Disties see the light in cloud delivery

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This article appeared in the November 2014 issue of CRN magazine.

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Disties see the light in cloud delivery
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Cloud services have wreaked disruption across vertical industries and within the technology channel.

There’s a lot of brave talk from distributors about finding a path to safety, yet Darren Adams laughs aloud when he hears them talk about successful cloud strategies. “There’s a misconception in the Australian market in terms of how much [distributors] are selling and how much they’re making [from cloud services]”, says Adams, Australia and New Zealand general manager of Avnet Technology Solutions. 

When it comes to cloud, distributors have often been long on vision but short on substance. It has taken a long time for a clear cloud distribution model to emerge, particularly for SMBs, and for good reason.

Early cloud vendors such as Salesforce.com and Google showed little interest in the conventional IT distribution model, preferring to sell to enterprises directly and adopting a light-touch approach to their own partners. And with precious little margin in cloud software to grease the wheels of the channel, it’s little wonder the transition has taken as long as it has.

Yet internet-based distribution of technology is the future. Servers, storage, even networking is all sold on a software-based consumption model. Witness the sharp decline in the profitability of hosting, one of the staples of the channel, which was savaged by the arrival of global giants such as Amazon Web Services.

Two years after AWS opened its Australian operations, a number of disties are introducing or ramping up their cloud portfolios. Although cloud distribution remains a sensitive topic, several were willing to share their plans for the future with CRN.

Avnet

Avnet was one of the first distributors to commit itself to selling cloud services. The global distie launched a white-label infrastructure-as-a-service in 2012, which Australian resellers could sell under their own label.

Local boss Darren Adams is confident enough to volunteer revenue. “In Australia, every single month under contract, we have in the vicinity of three-quarters of a million dollars in billing. I don’t believe anyone is within coo-ee of that number.”

Avnet’s strategy is divided in two. It sells cloud services from its vendor partners in the same way it sells other products. For example, IBM Softlayer, HP Helion and even Amazon Web Services (Adams claims Avnet was one of the first disties to resell the latter). While resellers can buy these services direct from the vendor, Avnet provides billing in Australian dollars, monthly invoicing rather than consumption and project-based billing that shows where the money is being spent.

The second approach is to resell infrastructure-as-a-service (IaaS) and software-as-a-service (SaaS) bundles based on Avnet’s own infrastructure. Resellers can sell it under the Avnet brand or white label it. These bundles include high-value, high-availability disaster recovery and backup services that contain more margin than a cut-price AWS can offer.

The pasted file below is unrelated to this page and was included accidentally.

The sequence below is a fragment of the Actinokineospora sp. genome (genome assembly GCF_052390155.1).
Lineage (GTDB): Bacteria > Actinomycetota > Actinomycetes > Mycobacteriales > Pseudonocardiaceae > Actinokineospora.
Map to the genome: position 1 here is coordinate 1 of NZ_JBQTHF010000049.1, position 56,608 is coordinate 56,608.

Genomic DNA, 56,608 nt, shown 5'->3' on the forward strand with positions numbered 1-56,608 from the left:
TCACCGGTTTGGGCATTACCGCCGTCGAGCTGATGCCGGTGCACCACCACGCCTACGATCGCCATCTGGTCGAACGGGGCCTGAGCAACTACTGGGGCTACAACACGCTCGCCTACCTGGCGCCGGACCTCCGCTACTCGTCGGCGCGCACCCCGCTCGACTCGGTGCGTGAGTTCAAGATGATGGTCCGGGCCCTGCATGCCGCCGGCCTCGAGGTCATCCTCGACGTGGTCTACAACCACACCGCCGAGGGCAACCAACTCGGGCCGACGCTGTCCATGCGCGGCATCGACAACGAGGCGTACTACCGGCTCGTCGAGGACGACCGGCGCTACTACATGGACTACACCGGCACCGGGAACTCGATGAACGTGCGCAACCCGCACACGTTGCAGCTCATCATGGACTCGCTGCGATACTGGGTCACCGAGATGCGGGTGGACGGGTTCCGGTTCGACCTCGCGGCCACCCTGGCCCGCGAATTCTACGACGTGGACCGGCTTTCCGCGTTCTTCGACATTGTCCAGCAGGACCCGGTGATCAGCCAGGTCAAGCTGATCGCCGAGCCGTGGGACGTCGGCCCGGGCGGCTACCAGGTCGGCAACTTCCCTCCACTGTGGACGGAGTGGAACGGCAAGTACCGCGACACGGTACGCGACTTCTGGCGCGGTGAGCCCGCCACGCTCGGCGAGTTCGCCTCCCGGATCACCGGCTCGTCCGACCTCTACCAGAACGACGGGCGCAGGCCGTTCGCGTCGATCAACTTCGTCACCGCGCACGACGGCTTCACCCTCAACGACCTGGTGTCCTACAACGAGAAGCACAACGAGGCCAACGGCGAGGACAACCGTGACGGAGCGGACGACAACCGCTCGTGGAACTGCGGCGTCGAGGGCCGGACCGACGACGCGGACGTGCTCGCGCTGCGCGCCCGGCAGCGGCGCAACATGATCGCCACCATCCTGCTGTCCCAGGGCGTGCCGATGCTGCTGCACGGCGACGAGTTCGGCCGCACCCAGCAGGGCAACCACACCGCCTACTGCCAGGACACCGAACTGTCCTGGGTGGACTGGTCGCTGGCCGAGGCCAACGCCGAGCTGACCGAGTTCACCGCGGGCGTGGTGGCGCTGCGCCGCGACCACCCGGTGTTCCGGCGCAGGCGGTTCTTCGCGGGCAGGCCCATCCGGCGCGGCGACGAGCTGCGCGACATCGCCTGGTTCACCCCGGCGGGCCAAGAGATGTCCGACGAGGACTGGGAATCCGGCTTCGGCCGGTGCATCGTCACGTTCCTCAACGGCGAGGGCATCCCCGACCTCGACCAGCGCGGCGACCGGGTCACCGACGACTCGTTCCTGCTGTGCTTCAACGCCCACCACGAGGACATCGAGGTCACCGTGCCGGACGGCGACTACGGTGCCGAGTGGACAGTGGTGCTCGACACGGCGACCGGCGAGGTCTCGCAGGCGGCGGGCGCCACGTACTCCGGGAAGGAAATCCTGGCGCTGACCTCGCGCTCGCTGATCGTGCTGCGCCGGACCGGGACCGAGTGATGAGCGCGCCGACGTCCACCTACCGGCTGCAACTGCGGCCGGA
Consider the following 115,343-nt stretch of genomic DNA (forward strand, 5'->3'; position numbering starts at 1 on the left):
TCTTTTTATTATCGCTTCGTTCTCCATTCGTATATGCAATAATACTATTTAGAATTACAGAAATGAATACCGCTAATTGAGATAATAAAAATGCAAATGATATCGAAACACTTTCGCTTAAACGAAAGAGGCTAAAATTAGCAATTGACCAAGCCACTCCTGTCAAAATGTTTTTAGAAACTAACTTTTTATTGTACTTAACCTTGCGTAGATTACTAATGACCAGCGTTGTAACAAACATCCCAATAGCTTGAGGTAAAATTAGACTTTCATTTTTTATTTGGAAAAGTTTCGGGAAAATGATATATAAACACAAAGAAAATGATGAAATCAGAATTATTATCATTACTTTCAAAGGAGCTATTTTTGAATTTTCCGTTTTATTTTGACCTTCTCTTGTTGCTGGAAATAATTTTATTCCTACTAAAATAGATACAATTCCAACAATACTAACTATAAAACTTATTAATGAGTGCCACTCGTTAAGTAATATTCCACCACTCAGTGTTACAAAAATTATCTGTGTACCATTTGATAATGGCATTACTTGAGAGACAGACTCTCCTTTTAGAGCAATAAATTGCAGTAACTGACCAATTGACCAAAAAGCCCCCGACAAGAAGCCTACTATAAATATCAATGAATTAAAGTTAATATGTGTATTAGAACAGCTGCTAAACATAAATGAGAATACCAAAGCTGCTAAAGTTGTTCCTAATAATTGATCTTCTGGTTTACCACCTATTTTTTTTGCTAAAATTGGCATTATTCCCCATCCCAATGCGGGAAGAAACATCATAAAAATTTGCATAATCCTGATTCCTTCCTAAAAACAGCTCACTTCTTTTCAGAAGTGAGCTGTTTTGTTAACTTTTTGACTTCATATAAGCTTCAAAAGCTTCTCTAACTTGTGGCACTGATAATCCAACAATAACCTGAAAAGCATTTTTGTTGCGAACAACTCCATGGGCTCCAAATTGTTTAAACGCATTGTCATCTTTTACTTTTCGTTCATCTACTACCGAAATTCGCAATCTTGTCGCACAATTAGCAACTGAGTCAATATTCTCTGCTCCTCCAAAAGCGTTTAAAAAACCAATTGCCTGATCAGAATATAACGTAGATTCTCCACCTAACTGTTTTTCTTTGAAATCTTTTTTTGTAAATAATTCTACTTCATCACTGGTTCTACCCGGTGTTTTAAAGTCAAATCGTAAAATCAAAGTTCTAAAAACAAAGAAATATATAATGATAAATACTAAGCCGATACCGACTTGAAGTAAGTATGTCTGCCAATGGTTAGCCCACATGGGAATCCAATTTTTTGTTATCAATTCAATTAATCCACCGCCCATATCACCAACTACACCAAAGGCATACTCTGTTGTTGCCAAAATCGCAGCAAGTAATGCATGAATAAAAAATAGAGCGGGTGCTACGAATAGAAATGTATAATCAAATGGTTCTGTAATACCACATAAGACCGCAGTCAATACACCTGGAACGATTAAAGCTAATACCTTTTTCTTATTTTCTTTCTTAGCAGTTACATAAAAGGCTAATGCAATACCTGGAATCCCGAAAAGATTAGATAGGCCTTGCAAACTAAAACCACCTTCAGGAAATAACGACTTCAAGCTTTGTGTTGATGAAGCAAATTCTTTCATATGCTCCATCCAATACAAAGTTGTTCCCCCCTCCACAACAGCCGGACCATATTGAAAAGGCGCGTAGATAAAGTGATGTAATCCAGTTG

The trick to running profitable cloud services is realising that a lot of customers want highly customised solutions, Adams says.

“If you go to Google or Amazon for your backup, they will give you a price per GB and no one can compete with that. However, if you want to restore a 100MB SQL database and want it done in 24 hours and not three weeks, then you’re going to come to us,” Adams says. 

“That’s going quite well for us. From a price perspective, it is orders of magnitude [more expensive] than what you can get for a straight gigabyte with Amazon.”

Avnet’s backup-as-a-service, for example, includes an end-to-end service-level agreement and runs not over the internet but over a closed VPN. Customers want a specific SLA they can’t get from Amazon alone, one that is strong on support, availability and compliance. And the reseller retains the customer contract, not the vendor – a critical point for the channel.

Avnet also sells the same configuration and design services that it provides for its traditional hardware business. “The difference is it’s a cloud environment rather than a box sitting in a customer’s office. All of that design stuff doesn’t go away. What are the backup policies, the security, how does this stuff interface with the database?” Adams says.

Education remains a key angle. The distie helps resellers find other income streams in the transition to selling a greater percentage of cloud services. Because even though Avnet has a good whack of experience under its belt, the cloud channel is just not the same.

“There is one little trick to this. Cloud revenue doesn’t directly replace product revenue. This is one of the greatest challenges. It simply doesn’t – it’s a fraction. Over time I can see that developing but in the initial stage it doesn’t,” Adams says.

“If you once sold a company a $100,000 storage array, when you move to the cloud you won’t get $100,000. Certainly not upfront and not in the first year. The cloud doesn’t replace the big lumpy sales that the channel in Australia has dined out on for a long time. You have to build it and it takes a long time to build it,” Adams says.

Ingram Micro

One sign of how seriously Ingram is evolving for the cloud era is the fact that Danny Dainton, the new head of cloud and managed services, reports directly to Ingram HQ.